Prior to the Cabinet meeting Thursday, Koizumi had a series of meetings with leaders of coalition partner New Komeito and opposition parties to obtain their understanding in extending the Iraqi mission.


    Posted by Sean at 10:49, December 9th, 2005

    Radiation is not the only thing Japanese power companies release when they’re feeling all oops!-ish, apparently:

    Kansai Electric (KEPCO) revealed on 9 December that an administrative-level employee at its nuclear operations headquarters (Mihama, Fukui Prefecture) leaked to the Internet documents related to earthquake resistance at nuclear plants. The documents had been saved on his personal computer and were uploaded through file-sharing software called Winny. The company stated that no information in the documents would cause security problems related to nuclear materials. The same day, Kenkichi Hirose, chair of the security committee at the Nuclear and Industrial Safety Agency, summoned KEPCO president Yosuke Mori and issued the company a stern face-to-face warning [to avoid such screw-ups in the future].

    If you’ve seen the Mihama facility mentioned before, you’re probably recalling the accident last year when an under-maintained pipe ruptured and blasted a dozen or so unfortunate plant workers with super-hot steam. Five of them died. This weeks information leak appears to have been unimportant in terms of the content of the documents, but given the track record we’re looking at here, it could very well be indicative of more serious and wide-ranging organization problems in KEPCO’s nuclear division.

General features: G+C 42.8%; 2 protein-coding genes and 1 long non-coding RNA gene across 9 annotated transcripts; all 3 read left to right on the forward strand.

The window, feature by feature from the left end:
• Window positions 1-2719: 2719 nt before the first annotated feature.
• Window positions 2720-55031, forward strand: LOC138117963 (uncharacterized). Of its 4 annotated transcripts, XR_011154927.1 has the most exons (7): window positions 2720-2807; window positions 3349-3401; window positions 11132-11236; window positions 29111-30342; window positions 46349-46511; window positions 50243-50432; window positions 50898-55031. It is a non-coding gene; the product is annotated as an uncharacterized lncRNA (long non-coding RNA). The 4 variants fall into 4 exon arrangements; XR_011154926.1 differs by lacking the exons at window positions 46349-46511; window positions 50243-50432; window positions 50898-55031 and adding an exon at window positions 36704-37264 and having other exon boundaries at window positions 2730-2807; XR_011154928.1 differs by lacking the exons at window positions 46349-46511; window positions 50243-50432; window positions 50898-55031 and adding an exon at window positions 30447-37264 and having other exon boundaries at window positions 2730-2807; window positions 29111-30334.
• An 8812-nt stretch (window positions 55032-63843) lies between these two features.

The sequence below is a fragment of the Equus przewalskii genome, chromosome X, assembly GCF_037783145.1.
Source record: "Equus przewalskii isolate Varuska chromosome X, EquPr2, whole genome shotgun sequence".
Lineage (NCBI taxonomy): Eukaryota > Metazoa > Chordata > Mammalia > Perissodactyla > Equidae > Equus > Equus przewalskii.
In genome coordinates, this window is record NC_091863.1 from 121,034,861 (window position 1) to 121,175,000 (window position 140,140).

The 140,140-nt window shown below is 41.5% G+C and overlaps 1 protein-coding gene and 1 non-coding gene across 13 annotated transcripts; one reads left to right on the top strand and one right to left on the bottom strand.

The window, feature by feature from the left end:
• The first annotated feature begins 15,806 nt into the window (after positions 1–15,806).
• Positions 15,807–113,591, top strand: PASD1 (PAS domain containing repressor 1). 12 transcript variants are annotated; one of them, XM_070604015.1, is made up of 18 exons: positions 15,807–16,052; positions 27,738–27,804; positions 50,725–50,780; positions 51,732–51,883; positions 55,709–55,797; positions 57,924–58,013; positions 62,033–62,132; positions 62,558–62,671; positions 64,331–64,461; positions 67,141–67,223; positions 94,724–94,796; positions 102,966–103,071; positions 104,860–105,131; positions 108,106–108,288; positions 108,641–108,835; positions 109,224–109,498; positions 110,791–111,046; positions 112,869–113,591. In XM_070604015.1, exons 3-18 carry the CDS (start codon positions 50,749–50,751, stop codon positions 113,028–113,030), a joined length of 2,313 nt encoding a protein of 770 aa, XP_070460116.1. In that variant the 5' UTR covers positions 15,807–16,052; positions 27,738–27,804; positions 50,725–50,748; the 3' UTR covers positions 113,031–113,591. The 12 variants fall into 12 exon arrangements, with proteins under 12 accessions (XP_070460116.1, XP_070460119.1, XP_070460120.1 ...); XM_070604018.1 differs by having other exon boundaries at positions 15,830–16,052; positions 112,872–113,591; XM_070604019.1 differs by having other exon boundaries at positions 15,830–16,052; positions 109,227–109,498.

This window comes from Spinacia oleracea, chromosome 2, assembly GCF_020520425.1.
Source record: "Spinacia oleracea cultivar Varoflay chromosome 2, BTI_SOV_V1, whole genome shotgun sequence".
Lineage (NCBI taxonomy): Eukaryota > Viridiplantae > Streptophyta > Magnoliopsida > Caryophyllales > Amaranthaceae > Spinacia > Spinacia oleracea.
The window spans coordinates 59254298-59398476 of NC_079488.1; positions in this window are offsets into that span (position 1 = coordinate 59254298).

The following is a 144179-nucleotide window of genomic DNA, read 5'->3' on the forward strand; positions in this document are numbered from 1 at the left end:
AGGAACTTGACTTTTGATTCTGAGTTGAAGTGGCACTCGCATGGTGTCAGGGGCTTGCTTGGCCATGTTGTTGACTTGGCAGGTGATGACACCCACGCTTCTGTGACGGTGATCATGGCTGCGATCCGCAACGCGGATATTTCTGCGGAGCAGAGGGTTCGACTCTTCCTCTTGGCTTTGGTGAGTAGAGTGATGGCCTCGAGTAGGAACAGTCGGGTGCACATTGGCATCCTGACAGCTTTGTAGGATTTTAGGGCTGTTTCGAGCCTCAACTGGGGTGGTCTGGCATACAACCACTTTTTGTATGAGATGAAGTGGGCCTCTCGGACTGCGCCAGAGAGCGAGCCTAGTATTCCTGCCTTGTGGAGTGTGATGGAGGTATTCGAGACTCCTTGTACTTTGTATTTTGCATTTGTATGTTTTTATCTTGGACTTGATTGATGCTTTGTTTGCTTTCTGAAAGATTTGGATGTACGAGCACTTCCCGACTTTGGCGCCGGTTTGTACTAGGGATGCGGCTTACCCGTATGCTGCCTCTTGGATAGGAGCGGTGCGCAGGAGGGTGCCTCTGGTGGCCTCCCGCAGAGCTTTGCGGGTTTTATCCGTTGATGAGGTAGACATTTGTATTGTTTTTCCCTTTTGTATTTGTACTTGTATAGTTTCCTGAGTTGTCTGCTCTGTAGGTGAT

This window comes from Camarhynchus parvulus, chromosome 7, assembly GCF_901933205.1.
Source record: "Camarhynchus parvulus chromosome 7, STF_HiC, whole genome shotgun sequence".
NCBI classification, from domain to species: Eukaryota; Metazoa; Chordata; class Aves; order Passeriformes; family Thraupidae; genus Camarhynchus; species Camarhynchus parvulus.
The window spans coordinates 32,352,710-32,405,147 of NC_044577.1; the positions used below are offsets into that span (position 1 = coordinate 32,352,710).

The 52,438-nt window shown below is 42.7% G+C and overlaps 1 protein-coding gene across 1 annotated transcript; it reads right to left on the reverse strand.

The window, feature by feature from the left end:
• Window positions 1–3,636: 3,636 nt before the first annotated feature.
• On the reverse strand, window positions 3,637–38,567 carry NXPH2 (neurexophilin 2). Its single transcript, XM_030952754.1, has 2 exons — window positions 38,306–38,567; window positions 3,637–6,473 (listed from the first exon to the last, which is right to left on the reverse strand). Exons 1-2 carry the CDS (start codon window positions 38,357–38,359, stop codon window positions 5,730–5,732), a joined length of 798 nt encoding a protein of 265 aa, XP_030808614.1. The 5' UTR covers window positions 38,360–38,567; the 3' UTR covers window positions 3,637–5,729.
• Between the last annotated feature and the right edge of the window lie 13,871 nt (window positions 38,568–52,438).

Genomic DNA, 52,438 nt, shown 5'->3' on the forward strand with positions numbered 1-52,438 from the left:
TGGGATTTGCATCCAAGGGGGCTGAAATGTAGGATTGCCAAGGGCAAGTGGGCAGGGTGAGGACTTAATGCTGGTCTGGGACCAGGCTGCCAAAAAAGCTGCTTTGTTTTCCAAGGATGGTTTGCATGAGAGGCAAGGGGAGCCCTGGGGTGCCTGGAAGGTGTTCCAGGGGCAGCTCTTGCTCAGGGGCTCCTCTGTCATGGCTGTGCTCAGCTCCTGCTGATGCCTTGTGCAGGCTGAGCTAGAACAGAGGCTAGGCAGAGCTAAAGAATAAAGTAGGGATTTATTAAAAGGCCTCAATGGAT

”Incompetence, inadequacies, and possible corruption”

    Posted by Sean at 10:33, December 9th, 2005

    Attention-grabbing lead paragraph of the week goes to the English Asahi :

    The land ministry Thursday started a series of inspections to determine the extent of incompetence, inadequacies and possible corruption in an industry sector responsible for the safety of people’s lives.

    One tiny thing to be grateful for is that this is connected to the Aneha scandal and not, you know, some entirely new revelation about a whole different industry:

    Twelve inspectors of the ministry’s Housing Bureau started searching Japan ERI Co., the nation’s largest building inspection company, in Tokyo’s Minato Ward, at 9:30 a.m. [The article is dated 9 September.–SRK]

    The ministry wants to determine why the company failed to act on a warning in 2004 that former architect Hidetsugu Aneha had faked a structural-strength report for a building in Tokyo.

    Japan ERI Co. is not the same company that was warned by an on-site construction manager that reinforcements at the ground level were insufficient, so we have yet another organization to finger for not listening to alarms that had in fact been sounded.

    Naturally, some people are taking this opportunity to cast aspersions on privatization:

    Some experts say these private-sector companies have a difficult time being objective in their inspections. That is because real estate developers are not only the inspection companies’ clients, they are often their shareholders.